Andrew “TRUE” Brennan – ‘Triumphant’

Andrew “TRUE” Brennan’s call from God is to speak truth through hip-hop, living by Revelation 12.11 – ‘And they overcame him (Satan) by the blood of the Lamb, and by the word of their testimony; and they loved not their lives unto the death.’ Hailing from Toledo, Ohio, True’s message is defiant, proclaiming, “The enemy once had me, til he (Christ) took the nails for me. I’m a victor in this walk, I will not be a casualty.” (“Triumphant”) True’s style is clear and simple over mainly dirty south leaning beats (“Battle Tested”). He has a determination not to water down his lyrics about Jesus, from his first to 50th album! In “Mission Minded”, TRUE expresses his desire for “souls to inherit his kingdom of love and grace, so my mind’s on his mission homie, no time to waste.” There are a number of well constructed beats and tracks on the album with some heavy minimal beats fused with synths (“Fortress” in Christ, and “United Kingdom” about church unity, with its near eerie piano and synths). Favourite track is “Gospel” drops a tight beat as TRUE sums up his desire through his album and life – his heart is burning to speak the Gospel and all its truth without holding back, to see people freed in Christ. We close out the project with the energetic and strong track “Triumphant” as TRUE throws in some double-timing rhythms as he points to Christ as the only truth.

Ant Coughlin – ‘Light Rooms Dark Halls’

With an east coast, boom bap vibe comes the lyrical energies and flexing of Ant Coughlin (evidenced within seconds of “Technicolor” dropping), backed by the masterful booming bapping production of Wes Pendleton (and Kritikul). Tuning in to this six track EP are like hitting a vinyl treasury in a basement record store, cutting up some breaks on the 1210s and packing some scratching and MC skills. This is an album that takes you and your backpack to underground clubs, to MC cyphers. The tracks aren’t over-long and yet there seems to be so much bang-for-buck within each song. This is underground without being introspective; accessible without selling out; thought-provoking and humble. “The Love That Finds Me” closes out proceedings with an emotional testimony of God’s grace through it all, leaving you hungry for more. 

Anthony DeMore – ‘Yahweh’s People’

Anthony DeMore comes out of the Bronx and his mission is to call Christians to stand firm on the foundation of truth which is Christ, in a time when the world is upside down, where ‘bad’ is good and ‘good’ is bad. The album contains the depth of Anthony’s love for God, evidenced in tracks like “Lord I Love You” with an old skool and simple flow focusing on the Lord. We are encouraged to read the Word and “check through these verses, like you’re looking for jewels, cos in these Scriptures are life..” in “These Words Are Life”. In “Dark Terrain”, probably my favourite track, the flow matches the subject as we are reminded this world is a dark terrain and Jesus is the light. The album also fixes our eyes on God and his ultimate victory – with DeMore challenging us that although it’s a war, God is going to win. As he says in “Brethren”, “God is calling you to life”. Overall, an experimental and encouraging project that shows the heart of Yahweh’s People, while leaving room for a future step-up.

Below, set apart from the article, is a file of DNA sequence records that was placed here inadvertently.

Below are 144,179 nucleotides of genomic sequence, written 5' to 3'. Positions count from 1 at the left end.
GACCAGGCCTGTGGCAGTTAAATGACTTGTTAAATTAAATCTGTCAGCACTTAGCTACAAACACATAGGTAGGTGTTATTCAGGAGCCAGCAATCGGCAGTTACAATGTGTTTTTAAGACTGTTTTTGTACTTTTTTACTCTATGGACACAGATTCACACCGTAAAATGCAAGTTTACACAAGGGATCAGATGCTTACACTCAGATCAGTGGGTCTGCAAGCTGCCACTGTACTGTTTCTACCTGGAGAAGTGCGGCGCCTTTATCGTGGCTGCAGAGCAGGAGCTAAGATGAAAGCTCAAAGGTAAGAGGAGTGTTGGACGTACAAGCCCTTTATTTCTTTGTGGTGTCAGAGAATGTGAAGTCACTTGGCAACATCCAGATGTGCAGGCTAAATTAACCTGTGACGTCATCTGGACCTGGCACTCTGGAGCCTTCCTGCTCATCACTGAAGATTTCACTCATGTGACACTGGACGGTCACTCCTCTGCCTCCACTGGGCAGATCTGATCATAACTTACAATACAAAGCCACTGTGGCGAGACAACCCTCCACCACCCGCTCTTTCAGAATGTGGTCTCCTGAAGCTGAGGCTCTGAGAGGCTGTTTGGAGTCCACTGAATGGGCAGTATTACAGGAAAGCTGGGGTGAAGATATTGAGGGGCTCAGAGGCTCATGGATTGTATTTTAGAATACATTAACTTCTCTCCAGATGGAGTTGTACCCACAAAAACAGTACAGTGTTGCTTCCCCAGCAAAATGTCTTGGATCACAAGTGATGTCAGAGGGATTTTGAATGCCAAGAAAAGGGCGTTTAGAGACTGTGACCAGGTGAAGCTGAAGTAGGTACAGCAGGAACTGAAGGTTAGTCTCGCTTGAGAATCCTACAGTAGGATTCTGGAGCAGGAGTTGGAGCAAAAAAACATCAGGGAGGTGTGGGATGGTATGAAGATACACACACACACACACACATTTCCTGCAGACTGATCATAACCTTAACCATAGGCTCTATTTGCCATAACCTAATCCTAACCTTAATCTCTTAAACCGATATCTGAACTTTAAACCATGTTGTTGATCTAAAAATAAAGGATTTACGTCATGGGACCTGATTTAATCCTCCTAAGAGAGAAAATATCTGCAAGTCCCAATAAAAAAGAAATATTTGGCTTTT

Antony Neal – ‘Bible Megamix. Proverbs Vol 1’

Antony Neal uses a number of beats and backing tracks on this project and reads out the Bible from Proverbs (and Genesis Chapter 4), starting at Chapter 1 and ending up (in this Volume 1 CD) at Chapter 14. Rather than rapping the verses (as this would be quite tricky), Antony chooses to read them over the top of the beats as if reading them aloud to a group or church. There are a range of beats, melodies and vibes through the project, all pretty laid back as you’d expect so they enhance, rather than distract, from the Bible. A standout beat for me is on ‘P10’. On occasions there is an r&b vibe going on with some tasty singing (end track, ‘Genesis 4’). On most tracks there is an instrumental lead-in and lead-out, giving time to reflect on the Bible verse you’ve heard.

Arrested Development – ‘Since The Last Time’

US spiritual hip-hop collective, Arrested Development stand out as a band of pure quality – instrumentally, poetically and lyrically. Since their first album, they have consistently produced albums with socially and spiritually challenging messages, loaded with live instrumentation and catchy hooks. Their depth in ‘Since The Last Time’ is a far cry from the superficial hip-hop that unfairly gets the radio play. In the words of the funky title track, “..we never sold out for the high chart position.” Stand-out tracks lace the album from start to end, with tracks such as the uplifting, ‘Miracles’ bringing a breezy old skool vibe, along with the beautiful ‘Sao Paulo’ and ‘Heaven’. The crunk infused but highly infectious ‘Down & Dirty’ deftly proves the versatility of Arrested Development. Messages of hope, character and positivity flow throughout the album such as the lyrical message from Speech that, “the things that I stand for tell who I am” in ‘Stand’ to the cry for hope on the streets in ‘It’s Time’. Love fills the airwaves, from the inter-racial love story of ‘Sunshine’ and the insights in ‘Nobody Believes Me Anyway’ that everyone should have “someone to love above themselves to help (them) grasp the depths of love.” If you dig Arrested Development and if you’d like to learn, get this album.

Baliva – ‘Imperfect’

Baliva is an intelligent artist keen to be creative and speak into topics in life as an artist who is a Christian – something worthy of respect. The lead track, “Not Afraid” seems like an anthem of our day, with a world of uncertainty, Baliva desires to do God’s will and not be afraid. Contrasting sounds fill the album like a painting of many colours with production from a varied team (including Tony Stone) befits the best modern art, especially at the start of the album – “Love Again” being one of many cases in point. While Baliva has a steady lyrical style, he is much more than this with delivery interesting, occasionally intentionally off-beat and with varied timings (“Nothing To Prove”). Then tracks like “Indifference” and the deeply felt “Approval Addict” drop with amazingly soulful rolling vibes as Baliva wants to “break free and see who he was meant to be…” The album continues to paint powerful musical and lyrical pictures throughout (“Broken Home” and the powerful worship experience of “Worthy”). Jazz and soulful vibes fill the project (“I’m Okay”) but really it’s the soul and the vibe of Baliva that comes across alongside the love for the God of love. This forward-thinking album ends looking forward, this time to the “Perfect City” found in Revelation.